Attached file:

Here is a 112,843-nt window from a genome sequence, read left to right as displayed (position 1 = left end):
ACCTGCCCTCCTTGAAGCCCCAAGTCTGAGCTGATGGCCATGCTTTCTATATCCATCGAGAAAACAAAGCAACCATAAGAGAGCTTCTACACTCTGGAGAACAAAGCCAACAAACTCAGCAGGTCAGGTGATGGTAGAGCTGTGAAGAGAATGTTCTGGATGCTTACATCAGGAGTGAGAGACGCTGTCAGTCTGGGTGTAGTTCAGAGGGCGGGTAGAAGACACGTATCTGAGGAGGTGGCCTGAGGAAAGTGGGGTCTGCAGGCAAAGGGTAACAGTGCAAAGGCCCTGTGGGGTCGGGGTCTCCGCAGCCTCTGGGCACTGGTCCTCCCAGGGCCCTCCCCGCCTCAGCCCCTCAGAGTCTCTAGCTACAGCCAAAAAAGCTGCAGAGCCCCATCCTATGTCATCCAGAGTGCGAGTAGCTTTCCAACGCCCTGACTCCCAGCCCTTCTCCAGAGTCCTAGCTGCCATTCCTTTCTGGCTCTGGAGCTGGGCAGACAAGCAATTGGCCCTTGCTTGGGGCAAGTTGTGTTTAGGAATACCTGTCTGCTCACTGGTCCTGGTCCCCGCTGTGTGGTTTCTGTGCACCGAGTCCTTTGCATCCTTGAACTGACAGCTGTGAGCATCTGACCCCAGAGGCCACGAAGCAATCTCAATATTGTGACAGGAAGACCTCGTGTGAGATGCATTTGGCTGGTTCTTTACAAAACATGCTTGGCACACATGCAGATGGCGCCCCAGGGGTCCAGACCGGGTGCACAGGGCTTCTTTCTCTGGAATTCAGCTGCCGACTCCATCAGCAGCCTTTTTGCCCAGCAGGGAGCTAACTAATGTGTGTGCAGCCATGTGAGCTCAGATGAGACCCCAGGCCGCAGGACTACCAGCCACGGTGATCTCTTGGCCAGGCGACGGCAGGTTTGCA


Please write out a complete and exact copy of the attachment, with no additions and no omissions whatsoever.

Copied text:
Here is a 112,843-nt window from a genome sequence, read left to right as displayed (position 1 = left end):
ACCTGCCCTCCTTGAAGCCCCAAGTCTGAGCTGATGGCCATGCTTTCTATATCCATCGAGAAAACAAAGCAACCATAAGAGAGCTTCTACACTCTGGAGAACAAAGCCAACAAACTCAGCAGGTCAGGTGATGGTAGAGCTGTGAAGAGAATGTTCTGGATGCTTACATCAGGAGTGAGAGACGCTGTCAGTCTGGGTGTAGTTCAGAGGGCGGGTAGAAGACACGTATCTGAGGAGGTGGCCTGAGGAAAGTGGGGTCTGCAGGCAAAGGGTAACAGTGCAAAGGCCCTGTGGGGTCGGGGTCTCCGCAGCCTCTGGGCACTGGTCCTCCCAGGGCCCTCCCCGCCTCAGCCCCTCAGAGTCTCTAGCTACAGCCAAAAAAGCTGCAGAGCCCCATCCTATGTCATCCAGAGTGCGAGTAGCTTTCCAACGCCCTGACTCCCAGCCCTTCTCCAGAGTCCTAGCTGCCATTCCTTTCTGGCTCTGGAGCTGGGCAGACAAGCAATTGGCCCTTGCTTGGGGCAAGTTGTGTTTAGGAATACCTGTCTGCTCACTGGTCCTGGTCCCCGCTGTGTGGTTTCTGTGCACCGAGTCCTTTGCATCCTTGAACTGACAGCTGTGAGCATCTGACCCCAGAGGCCACGAAGCAATCTCAATATTGTGACAGGAAGACCTCGTGTGAGATGCATTTGGCTGGTTCTTTACAAAACATGCTTGGCACACATGCAGATGGCGCCCCAGGGGTCCAGACCGGGTGCACAGGGCTTCTTTCTCTGGAATTCAGCTGCCGACTCCATCAGCAGCCTTTTTGCCCAGCAGGGAGCTAACTAATGTGTGTGCAGCCATGTGAGCTCAGATGAGACCCCAGGCCGCAGGACTACCAGCCACGGTGATCTCTTGGCCAGGCGACGGCAGGTTTGCA